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Acute bronchitis in adults

Thomas M File, Jr, MD
Section Editors
Daniel J Sexton, MD
Mark D Aronson, MD
Deputy Editor
Sheila Bond, MD


Acute bronchitis is one of the most common conditions encountered in clinical practice. It is a self-limited inflammation of the bronchi due to upper airway infection. Patients with acute bronchitis present with a cough lasting more than five days (typically one to three weeks), which may be associated with sputum production. Acute bronchitis should be distinguished from chronic bronchitis, a condition in patients with chronic obstructive pulmonary disease distinguished by a cough for at least three months in each of two successive years. (See "Chronic obstructive pulmonary disease: Definition, clinical manifestations, diagnosis, and staging", section on 'Definitions'.)

This respiratory condition is generally caused by a virus. However, reports indicate that more than 60 to 90 percent of patients with acute bronchitis who seek care are given antibiotics [1-4]. Additionally, 75 percent of all antibiotic prescriptions are written for upper respiratory infections [5].

Acute bronchitis caused by microbial infection will be reviewed here. Exacerbations of chronic bronchitis and treatment of viral upper respiratory infections are discussed separately. (See "Management of infection in exacerbations of chronic obstructive pulmonary disease" and "The common cold in adults: Treatment and prevention".)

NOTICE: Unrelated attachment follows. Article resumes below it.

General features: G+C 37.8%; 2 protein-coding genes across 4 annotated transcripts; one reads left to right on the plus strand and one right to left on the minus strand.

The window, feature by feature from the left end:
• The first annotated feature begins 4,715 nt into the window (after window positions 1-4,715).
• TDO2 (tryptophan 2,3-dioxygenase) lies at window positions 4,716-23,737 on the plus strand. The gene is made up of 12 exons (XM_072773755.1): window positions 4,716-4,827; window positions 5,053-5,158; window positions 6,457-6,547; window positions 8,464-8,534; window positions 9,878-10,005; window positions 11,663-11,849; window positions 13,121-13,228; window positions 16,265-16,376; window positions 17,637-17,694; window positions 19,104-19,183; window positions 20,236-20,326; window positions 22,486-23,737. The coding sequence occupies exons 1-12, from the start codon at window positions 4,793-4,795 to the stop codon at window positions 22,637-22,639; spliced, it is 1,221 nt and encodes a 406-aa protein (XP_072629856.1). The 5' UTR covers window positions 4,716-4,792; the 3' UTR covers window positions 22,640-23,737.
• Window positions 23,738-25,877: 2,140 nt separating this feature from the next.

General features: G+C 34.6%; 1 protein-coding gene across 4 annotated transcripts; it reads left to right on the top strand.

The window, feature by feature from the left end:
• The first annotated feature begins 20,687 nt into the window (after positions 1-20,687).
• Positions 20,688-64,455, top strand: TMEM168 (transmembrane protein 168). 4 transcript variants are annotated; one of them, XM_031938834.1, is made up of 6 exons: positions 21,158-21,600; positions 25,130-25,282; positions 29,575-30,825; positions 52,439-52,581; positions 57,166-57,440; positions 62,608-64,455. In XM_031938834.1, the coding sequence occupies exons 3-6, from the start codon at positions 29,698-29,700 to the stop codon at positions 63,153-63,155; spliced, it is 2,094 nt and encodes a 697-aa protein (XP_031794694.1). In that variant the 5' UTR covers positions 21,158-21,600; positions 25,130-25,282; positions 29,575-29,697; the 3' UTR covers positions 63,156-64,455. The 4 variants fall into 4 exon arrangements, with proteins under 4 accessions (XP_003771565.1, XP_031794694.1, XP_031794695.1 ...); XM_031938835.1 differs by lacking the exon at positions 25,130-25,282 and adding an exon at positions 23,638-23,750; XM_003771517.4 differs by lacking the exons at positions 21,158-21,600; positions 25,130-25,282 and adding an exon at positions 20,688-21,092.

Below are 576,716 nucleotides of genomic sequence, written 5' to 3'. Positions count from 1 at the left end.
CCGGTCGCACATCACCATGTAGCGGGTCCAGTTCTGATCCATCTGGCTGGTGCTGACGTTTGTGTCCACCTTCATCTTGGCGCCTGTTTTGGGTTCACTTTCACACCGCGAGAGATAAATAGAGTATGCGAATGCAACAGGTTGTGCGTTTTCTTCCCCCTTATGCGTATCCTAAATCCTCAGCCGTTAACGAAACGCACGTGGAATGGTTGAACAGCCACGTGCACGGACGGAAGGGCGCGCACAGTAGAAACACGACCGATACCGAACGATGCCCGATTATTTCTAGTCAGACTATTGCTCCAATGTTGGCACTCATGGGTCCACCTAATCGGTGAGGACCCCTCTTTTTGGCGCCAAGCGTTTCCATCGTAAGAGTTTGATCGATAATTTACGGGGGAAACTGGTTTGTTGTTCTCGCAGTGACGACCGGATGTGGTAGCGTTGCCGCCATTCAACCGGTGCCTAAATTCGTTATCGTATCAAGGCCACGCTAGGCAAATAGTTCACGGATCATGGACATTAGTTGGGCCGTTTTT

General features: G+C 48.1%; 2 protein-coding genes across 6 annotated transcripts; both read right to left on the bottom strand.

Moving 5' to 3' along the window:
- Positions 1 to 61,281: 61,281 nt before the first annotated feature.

The usual causes of acute bronchitis are viral infections of the upper airways including influenza A and B, parainfluenza, coronavirus (types 1-3), rhinovirus, respiratory syncytial virus, and human metapneumovirus [6]. Several case series examined the etiology of acute bronchitis in patients without underlying lung disease [7,8]. An etiologic agent was established in a minority of cases (29 percent of 42 episodes in one study [8], 16 percent of 113 patients in another [9]); viruses were the most common agents identified in both studies.

Although it has been suggested that the bacterial pathogens that cause pneumonia (eg, Streptococcus pneumoniae, Haemophilus influenzae, Staphylococcus aureus, Moraxella catarrhalis, or even gram-negative bacilli) can also cause acute bronchitis, there is no convincing evidence to support the concept of "acute bacterial bronchitis" caused by these pathogens in adults. An exception is in patients with airway violations such as tracheostomy or endotracheal intubation, or those with exacerbations of chronic bronchitis. (See "Management of infection in exacerbations of chronic obstructive pulmonary disease".)


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Literature review current through: Mar 2017. | This topic last updated: Mar 25, 2016.
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